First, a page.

This was supposed to be a ‘where are they now‘ but plans changed thanks to a little net surfing. Actually, I came across this checking out a site I will talk about soon. Right now, let’s talk heavies… as in Brand New Heavies. Never heard of them? Shame on you, but i’ll let you walk with me anyway.
The Brand New Heavies (the Heavies for short), starting as a trio, was formed in London, England back in the mid eighties as an instrumental group. The sound was a mix of Retro Funk groove (think James Brown and the like) and Acid Jazz. Shortly thereafter, the Heavies, gained a horn section and a bigger following in the club. Eventually, they got a record deal and a vocalist along with some major buzz. An self titled album was done, and things popped off. Because of this, the group came to the attention of Delicious Vinyl Records here in the States. Somewhere in there, the then vocalist Jay Ella Ruth, ended up not in the group. So, Delicous Vinyl grabbed a young, VERY nice vocalist named N’Dea Davenport. In 1992,The Heavies re-recorded their album with N’dea’s vocal and pushed it out. Again, there was magic, just now on american soil. You may be familiar with the songs ‘Stay This Way‘ or the more poular ‘Never Stop‘ from this album. That same year, the group dabbled in Hip Hop with the album ‘Heavy Rhyme Experience, Vol. 1‘, which mixed the Heavies sound with the time’s hot rappers like Grand Puba, The Pharcyde, and Gangstarr (whose lyricist, Guru, hollered at N’dea to do a song on his ‘Jazzmatazz vol. 1’ album). Two years later (after the group’s platinum selling album, ‘Brother Sister‘), N’dea left the group and went solo which, personally, was a bad call but what can you do. She was replaced with the very talented Siedah Garrett.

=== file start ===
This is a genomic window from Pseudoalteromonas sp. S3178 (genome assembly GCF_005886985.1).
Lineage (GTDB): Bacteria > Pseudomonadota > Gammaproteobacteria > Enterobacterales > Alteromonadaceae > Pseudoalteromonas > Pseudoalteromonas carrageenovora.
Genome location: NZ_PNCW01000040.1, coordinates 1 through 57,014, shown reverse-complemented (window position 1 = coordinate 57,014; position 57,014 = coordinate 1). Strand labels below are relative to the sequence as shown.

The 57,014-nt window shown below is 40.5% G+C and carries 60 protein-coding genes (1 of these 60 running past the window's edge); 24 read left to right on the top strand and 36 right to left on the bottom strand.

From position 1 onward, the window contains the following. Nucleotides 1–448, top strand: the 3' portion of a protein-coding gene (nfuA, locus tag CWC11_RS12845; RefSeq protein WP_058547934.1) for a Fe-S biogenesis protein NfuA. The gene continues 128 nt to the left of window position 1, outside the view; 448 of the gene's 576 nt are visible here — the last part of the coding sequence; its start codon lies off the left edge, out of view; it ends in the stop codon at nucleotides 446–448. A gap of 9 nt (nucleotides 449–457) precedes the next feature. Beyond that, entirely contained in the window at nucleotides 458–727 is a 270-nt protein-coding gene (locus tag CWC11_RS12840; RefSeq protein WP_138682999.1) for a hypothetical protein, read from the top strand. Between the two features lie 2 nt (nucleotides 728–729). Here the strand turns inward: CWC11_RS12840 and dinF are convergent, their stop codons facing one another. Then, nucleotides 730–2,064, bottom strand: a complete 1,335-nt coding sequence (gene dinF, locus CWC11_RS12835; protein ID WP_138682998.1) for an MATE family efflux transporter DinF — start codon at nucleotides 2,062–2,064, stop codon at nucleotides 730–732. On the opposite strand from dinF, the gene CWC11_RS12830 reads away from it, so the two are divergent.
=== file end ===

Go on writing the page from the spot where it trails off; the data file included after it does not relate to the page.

Now, I have to say that this was not a bad deal for Siedah or the group, as she has either written, sang or collaborated on many songs you probably know. She started as a back up singer for Quincy Jones and Micheal Jackson and even went on to pen a few little known numbers like, ‘The Secret Garden(Sweet Seduction Suite)‘ and ‘Man in the Mirror‘ for them respectively. She also ended up having 2 solo albums before and during her Heavies gig. Notable song, ‘Refuse to be Loose‘ from the first one. Personally, she will forever be known to me for singing one of my favorite (and life soundtrack candidate) songs, ‘Ever Changing Times‘. I just found out she did another favorite of mine called ‘Sexy‘ for Maysa‘s 1995 self titled album and a few others. The girl is bad, but unfortunately, it didn’t translate into sales for the Heavies 1997 album, ‘Shelter‘. The album was good and had two personal hits with the songs ‘Feels Like Right‘ and the single ‘Sometimes‘. My guess is, people were missing N’dea and I can see it if that were the case. While Siedah is a powerhouse in her own right, N’dea voice is perfect with the group’s sound. N’dea, by the way, did come out with a self titled solo album in 1998. It did alright, I guess. It was R&B with flashes of the sound she had with the Heavies and yielded a hit with the song, ‘Bring it On‘.
So, here we are asking, “now what”? The Heavies hadn’t had an album since ’97 unless you count the import album, ‘We Won’t Stop’, which is possibly vocal less, or ‘All About the Funk’ earlier this year. I don’t know about either of those. But what I know is that there is a brand new Heavies album(could be June 27th) coming out soon called ‘Get Used To It’ that is featuring N’dea on vocals….as it should be. And that, my friends, is where it’s at. I’ve heard a song off of the album and it sounds good. If you want to hear it, go here. Doth endeth the lesson.
Incidently, there was Brand New Heavies Greatest hits album back in 2000 that had a new song featuring N’dea on vocals. Coincidentely, it was called, ‘Finish What You Started’
(EDIT) See, not doing my job properly. I forgot to mention their websites: